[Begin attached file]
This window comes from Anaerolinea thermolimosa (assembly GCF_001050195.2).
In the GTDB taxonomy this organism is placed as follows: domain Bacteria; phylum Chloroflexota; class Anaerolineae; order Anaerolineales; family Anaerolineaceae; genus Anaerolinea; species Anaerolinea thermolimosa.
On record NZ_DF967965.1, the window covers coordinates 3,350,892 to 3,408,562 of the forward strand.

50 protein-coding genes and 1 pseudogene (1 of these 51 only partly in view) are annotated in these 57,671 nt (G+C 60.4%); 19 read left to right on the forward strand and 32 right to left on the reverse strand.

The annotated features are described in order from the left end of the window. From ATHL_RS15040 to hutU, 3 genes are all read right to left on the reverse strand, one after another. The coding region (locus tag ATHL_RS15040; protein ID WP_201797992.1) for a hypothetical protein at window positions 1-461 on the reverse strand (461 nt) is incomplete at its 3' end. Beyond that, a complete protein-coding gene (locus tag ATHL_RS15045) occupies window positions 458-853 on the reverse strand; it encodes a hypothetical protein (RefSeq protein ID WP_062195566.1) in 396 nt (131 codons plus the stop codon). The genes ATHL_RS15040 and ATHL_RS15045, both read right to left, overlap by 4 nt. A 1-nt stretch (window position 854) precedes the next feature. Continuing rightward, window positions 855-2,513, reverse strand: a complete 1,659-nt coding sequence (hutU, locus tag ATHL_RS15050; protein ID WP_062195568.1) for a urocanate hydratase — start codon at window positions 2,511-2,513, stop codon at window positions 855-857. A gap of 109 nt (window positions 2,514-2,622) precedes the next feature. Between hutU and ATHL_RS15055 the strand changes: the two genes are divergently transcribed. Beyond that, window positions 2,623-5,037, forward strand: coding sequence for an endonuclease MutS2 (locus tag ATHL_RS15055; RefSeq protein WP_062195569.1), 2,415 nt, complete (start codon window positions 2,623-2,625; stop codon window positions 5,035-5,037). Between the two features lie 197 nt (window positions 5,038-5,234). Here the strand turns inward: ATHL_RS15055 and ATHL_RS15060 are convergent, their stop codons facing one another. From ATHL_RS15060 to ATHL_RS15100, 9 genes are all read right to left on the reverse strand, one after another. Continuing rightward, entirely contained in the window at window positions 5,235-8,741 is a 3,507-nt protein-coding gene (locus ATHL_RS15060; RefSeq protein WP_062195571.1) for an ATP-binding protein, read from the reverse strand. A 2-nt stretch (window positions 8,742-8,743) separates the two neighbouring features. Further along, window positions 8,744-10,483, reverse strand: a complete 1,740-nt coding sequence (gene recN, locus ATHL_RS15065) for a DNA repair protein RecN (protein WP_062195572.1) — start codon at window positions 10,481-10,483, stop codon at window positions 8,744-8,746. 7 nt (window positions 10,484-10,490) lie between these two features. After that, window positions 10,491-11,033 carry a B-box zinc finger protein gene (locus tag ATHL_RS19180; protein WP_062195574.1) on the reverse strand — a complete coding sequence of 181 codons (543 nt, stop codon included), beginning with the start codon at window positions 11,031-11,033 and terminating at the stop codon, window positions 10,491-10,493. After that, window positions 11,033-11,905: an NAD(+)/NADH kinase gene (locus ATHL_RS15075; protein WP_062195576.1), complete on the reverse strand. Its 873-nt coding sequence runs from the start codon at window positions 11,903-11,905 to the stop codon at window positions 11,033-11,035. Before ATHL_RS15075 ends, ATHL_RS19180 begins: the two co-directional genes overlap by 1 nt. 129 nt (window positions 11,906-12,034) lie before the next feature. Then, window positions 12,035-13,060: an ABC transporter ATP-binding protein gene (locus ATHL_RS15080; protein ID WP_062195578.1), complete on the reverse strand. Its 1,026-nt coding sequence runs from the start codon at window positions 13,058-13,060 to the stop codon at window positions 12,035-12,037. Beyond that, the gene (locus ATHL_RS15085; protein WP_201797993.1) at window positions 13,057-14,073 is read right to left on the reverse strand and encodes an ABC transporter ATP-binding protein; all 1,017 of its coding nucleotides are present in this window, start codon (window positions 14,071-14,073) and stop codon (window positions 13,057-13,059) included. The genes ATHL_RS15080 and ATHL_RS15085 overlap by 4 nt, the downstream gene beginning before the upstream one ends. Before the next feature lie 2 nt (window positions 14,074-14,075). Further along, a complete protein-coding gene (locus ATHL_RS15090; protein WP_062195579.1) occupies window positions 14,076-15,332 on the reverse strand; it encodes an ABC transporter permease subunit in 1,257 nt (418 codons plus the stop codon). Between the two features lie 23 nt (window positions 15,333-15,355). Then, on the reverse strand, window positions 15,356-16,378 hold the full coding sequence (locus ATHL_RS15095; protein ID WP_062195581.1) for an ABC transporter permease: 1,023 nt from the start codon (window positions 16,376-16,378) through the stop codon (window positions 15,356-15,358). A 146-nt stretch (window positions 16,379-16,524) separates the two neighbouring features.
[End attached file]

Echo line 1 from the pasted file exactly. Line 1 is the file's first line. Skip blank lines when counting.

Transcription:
This window comes from Anaerolinea thermolimosa (assembly GCF_001050195.2).